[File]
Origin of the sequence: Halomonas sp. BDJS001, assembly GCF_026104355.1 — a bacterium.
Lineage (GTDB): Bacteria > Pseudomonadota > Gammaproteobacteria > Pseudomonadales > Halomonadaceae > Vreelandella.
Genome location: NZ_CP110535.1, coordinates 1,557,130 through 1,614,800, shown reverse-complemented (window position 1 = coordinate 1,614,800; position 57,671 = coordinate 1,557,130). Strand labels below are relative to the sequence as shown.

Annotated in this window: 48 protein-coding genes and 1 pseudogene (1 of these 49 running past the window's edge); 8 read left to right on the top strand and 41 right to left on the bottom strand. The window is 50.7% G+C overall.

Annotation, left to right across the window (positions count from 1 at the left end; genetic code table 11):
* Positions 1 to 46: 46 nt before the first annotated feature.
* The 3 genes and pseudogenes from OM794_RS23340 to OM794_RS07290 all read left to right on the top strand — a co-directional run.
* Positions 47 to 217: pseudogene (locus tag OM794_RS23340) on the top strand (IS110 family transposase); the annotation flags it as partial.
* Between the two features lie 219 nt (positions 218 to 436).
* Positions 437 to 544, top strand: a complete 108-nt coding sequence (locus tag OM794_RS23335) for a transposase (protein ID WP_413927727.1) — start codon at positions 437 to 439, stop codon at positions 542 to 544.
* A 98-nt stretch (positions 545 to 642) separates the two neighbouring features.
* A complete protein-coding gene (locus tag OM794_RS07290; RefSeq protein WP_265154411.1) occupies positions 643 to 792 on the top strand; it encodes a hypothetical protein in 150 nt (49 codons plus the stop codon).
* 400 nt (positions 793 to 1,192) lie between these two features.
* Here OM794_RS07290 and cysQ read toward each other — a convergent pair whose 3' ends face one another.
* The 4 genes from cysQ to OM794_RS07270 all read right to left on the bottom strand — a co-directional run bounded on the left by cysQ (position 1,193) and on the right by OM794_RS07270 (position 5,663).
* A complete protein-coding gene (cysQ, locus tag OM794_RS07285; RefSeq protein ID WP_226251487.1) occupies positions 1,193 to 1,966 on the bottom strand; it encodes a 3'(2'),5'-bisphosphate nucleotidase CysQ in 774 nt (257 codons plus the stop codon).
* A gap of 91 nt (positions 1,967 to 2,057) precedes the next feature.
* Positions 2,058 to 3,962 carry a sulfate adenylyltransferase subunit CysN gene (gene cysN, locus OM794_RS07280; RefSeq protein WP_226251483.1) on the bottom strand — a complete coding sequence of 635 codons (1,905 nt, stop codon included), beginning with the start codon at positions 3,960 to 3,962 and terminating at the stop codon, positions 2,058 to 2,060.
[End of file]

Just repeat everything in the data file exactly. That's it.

Origin of the sequence: Halomonas sp. BDJS001, assembly GCF_026104355.1 — a bacterium.
Lineage (GTDB): Bacteria > Pseudomonadota > Gammaproteobacteria > Pseudomonadales > Halomonadaceae > Vreelandella.
Genome location: NZ_CP110535.1, coordinates 1,557,130 through 1,614,800, shown reverse-complemented (window position 1 = coordinate 1,614,800; position 57,671 = coordinate 1,557,130). Strand labels below are relative to the sequence as shown.

Annotated in this window: 48 protein-coding genes and 1 pseudogene (1 of these 49 running past the window's edge); 8 read left to right on the top strand and 41 right to left on the bottom strand. The window is 50.7% G+C overall.

Annotation, left to right across the window (positions count from 1 at the left end; genetic code table 11):
* Positions 1 to 46: 46 nt before the first annotated feature.
* The 3 genes and pseudogenes from OM794_RS23340 to OM794_RS07290 all read left to right on the top strand — a co-directional run.
* Positions 47 to 217: pseudogene (locus tag OM794_RS23340) on the top strand (IS110 family transposase); the annotation flags it as partial.
* Between the two features lie 219 nt (positions 218 to 436).
* Positions 437 to 544, top strand: a complete 108-nt coding sequence (locus tag OM794_RS23335) for a transposase (protein ID WP_413927727.1) — start codon at positions 437 to 439, stop codon at positions 542 to 544.
* A 98-nt stretch (positions 545 to 642) separates the two neighbouring features.
* A complete protein-coding gene (locus tag OM794_RS07290; RefSeq protein WP_265154411.1) occupies positions 643 to 792 on the top strand; it encodes a hypothetical protein in 150 nt (49 codons plus the stop codon).
* 400 nt (positions 793 to 1,192) lie between these two features.
* Here OM794_RS07290 and cysQ read toward each other — a convergent pair whose 3' ends face one another.
* The 4 genes from cysQ to OM794_RS07270 all read right to left on the bottom strand — a co-directional run bounded on the left by cysQ (position 1,193) and on the right by OM794_RS07270 (position 5,663).
* A complete protein-coding gene (cysQ, locus tag OM794_RS07285; RefSeq protein ID WP_226251487.1) occupies positions 1,193 to 1,966 on the bottom strand; it encodes a 3'(2'),5'-bisphosphate nucleotidase CysQ in 774 nt (257 codons plus the stop codon).
* A gap of 91 nt (positions 1,967 to 2,057) precedes the next feature.
* Positions 2,058 to 3,962 carry a sulfate adenylyltransferase subunit CysN gene (gene cysN, locus OM794_RS07280; RefSeq protein WP_226251483.1) on the bottom strand — a complete coding sequence of 635 codons (1,905 nt, stop codon included), beginning with the start codon at positions 3,960 to 3,962 and terminating at the stop codon, positions 2,058 to 2,060.